The numbers: Orders for durable or long-lasting goods jumped 4.7% in September, largely because of a flush of new contracts for Boeing airplanes. Most other manufacturers saw smaller improvement.
Economists polled by the Wall Street Journal had forecast a 2% increase.
If airplanes and cars are stripped out, new orders rose a more modest 0.5% last month, the government said. That was in line with forecasts.
The transportation sector often exaggerates the ups and downs in the durable-goods report.
In another positive, overall business investment rose strongly for the second month in a row. So-called core orders increased 0.6%.
That figure omits defense and transportation and is a proxy for broader business investment.
Companies have reduced investment since last year because of higher borrowing costs and a more uncertain outlook for the economy.
Also read: GDP jumps 4.9% as the U.S. economy speeds up
Key details: Orders for commercial planes leaped 93% in September. The latest batch of Boeing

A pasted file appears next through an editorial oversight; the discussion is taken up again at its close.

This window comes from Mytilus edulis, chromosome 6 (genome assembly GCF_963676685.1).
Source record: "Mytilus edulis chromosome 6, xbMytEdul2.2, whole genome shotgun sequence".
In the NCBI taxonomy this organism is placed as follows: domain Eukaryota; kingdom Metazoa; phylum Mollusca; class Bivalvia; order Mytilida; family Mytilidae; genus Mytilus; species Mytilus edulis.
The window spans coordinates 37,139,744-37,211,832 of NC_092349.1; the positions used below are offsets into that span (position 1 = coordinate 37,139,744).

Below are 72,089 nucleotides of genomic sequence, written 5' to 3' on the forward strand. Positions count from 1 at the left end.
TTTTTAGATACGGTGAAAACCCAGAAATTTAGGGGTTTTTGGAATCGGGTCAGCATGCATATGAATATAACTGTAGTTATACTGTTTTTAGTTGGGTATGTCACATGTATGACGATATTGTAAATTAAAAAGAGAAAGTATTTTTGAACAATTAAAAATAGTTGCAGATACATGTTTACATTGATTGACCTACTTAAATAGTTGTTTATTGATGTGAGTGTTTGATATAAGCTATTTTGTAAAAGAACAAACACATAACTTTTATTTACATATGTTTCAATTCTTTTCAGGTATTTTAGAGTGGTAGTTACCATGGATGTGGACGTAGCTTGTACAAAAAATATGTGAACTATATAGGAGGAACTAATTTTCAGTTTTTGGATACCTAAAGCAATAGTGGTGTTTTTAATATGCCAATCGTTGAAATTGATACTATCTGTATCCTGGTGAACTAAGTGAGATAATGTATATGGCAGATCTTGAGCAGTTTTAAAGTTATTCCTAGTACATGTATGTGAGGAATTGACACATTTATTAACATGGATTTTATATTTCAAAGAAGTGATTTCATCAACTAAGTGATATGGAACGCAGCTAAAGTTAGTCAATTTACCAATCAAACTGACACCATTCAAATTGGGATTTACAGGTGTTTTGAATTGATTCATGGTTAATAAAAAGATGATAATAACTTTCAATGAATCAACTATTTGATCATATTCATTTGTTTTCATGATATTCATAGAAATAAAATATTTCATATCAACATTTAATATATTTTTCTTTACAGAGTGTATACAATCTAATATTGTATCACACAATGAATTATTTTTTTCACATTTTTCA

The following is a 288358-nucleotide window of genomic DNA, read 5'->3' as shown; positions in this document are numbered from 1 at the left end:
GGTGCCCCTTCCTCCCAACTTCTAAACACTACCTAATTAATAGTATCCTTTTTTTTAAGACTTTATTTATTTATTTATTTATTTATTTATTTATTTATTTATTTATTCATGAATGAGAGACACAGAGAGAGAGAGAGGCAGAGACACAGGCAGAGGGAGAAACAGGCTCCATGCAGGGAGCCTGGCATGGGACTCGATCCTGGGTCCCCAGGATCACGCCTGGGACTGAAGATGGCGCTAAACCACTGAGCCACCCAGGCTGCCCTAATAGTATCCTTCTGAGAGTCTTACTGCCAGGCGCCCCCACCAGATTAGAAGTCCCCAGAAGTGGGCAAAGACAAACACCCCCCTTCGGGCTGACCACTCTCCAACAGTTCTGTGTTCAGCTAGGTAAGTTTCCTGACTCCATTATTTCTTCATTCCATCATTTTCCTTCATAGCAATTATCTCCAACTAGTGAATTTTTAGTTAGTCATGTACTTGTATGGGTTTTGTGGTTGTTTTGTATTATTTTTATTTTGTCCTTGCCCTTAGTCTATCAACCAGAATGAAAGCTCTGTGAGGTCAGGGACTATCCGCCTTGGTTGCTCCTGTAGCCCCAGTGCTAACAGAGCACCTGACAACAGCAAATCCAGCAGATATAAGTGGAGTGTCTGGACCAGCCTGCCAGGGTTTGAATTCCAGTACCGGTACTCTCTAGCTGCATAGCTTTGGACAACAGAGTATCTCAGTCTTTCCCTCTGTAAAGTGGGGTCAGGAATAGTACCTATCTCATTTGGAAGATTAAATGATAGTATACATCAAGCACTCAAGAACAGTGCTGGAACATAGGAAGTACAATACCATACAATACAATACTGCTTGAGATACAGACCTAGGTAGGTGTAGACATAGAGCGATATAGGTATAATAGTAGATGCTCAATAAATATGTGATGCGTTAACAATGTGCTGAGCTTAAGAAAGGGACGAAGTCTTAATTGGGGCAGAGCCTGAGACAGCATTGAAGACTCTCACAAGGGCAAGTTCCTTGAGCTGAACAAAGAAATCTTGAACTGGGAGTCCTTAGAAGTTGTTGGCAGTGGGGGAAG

contracts accounted for most of the increase in the headline durable-goods number.
Car dealers posted a 1% decline in new orders. Yet so far, the ongoing United Auto Workers strike has not had much effect on customer demand for new vehicles.
Omitting those two dominant industries, orders minus transportation still rose at a healthy clip. These orders give a better idea of the true condition of U.S. manufacturing.
Orders rise in an expanding economy and shrink in a contracting one.
Big picture: The industrial side of the economy has shown signs of improvement recently, but growth is unlikely to accelerate sharply until inflation is tamed and interest rates begin to come down again. Higher borrowing costs are usually a big drag on investment.
Looking ahead: “The underlying details weren’t as strong as the headline upturn suggests, but broad-based increases in new orders point to a possible bottoming in the manufacturing sector and rebound in business equipment spending in the last quarter of 2023,” said Jay Hawkins, senior economist at BMO Capital Markets.